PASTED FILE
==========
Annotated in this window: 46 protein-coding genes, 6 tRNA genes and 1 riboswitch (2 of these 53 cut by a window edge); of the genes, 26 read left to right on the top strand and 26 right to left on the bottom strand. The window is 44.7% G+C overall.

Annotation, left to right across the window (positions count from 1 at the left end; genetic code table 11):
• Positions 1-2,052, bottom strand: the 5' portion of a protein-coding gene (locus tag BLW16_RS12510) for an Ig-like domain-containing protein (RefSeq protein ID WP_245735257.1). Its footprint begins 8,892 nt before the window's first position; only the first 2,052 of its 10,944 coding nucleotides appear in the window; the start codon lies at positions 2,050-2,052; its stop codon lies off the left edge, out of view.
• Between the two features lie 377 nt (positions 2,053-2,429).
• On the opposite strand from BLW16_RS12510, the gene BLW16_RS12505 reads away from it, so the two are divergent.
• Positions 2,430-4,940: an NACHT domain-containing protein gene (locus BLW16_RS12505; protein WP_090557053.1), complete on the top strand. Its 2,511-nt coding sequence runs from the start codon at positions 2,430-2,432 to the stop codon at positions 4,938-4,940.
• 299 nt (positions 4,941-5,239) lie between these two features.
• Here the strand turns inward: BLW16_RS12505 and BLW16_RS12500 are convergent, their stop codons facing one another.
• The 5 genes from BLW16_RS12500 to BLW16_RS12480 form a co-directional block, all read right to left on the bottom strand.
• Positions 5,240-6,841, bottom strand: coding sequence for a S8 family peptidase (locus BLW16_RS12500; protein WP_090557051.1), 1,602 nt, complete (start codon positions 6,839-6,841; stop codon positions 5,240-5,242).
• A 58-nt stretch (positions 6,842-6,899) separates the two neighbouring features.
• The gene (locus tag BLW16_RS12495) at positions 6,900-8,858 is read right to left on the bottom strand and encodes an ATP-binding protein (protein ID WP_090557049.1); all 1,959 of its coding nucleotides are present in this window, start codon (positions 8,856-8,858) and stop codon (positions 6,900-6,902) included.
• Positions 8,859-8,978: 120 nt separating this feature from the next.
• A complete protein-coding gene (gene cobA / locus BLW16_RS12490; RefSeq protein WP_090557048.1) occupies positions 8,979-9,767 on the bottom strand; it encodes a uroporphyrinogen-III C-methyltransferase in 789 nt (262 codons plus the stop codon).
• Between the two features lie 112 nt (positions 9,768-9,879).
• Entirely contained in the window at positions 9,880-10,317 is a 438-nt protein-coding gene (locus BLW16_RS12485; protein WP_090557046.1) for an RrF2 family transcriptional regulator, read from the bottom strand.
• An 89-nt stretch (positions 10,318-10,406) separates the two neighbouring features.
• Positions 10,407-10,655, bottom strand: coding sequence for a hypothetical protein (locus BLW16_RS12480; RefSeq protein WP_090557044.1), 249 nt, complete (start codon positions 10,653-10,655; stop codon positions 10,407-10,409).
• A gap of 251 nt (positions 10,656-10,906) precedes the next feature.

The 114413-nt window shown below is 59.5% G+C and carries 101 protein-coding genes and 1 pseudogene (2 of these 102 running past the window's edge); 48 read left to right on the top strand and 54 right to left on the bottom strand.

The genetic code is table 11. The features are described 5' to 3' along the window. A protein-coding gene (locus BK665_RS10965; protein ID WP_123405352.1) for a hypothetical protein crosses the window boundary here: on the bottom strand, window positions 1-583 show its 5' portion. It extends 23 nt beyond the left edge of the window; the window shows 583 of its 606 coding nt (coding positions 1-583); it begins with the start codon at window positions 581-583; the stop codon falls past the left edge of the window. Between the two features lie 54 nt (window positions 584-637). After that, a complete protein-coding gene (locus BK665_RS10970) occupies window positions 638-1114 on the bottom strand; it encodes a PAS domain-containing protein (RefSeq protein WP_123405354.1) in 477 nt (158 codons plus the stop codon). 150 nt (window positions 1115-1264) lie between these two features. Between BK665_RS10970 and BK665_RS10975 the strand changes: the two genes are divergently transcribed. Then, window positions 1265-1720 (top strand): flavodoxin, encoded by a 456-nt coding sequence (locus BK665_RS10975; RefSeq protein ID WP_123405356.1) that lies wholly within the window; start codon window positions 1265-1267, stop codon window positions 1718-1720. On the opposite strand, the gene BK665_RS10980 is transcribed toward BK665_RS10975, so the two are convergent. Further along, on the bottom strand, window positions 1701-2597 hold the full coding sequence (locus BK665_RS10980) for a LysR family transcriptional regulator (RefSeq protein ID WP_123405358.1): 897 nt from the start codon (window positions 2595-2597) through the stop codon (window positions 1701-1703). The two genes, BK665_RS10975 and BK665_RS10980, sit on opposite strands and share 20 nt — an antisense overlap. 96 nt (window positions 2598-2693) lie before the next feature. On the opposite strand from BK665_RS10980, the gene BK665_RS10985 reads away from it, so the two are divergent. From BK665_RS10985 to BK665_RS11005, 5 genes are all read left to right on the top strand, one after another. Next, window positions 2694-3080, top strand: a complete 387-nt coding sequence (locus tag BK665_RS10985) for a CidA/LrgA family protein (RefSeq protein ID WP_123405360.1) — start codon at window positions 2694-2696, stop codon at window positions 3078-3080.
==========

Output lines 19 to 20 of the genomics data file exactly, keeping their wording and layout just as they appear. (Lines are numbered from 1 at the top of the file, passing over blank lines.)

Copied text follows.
• A gap of 251 nt (positions 10,656-10,906) precedes the next feature.

The 114413-nt window shown below is 59.5% G+C and carries 101 protein-coding genes and 1 pseudogene (2 of these 102 running past the window's edge); 48 read left to right on the top strand and 54 right to left on the bottom strand.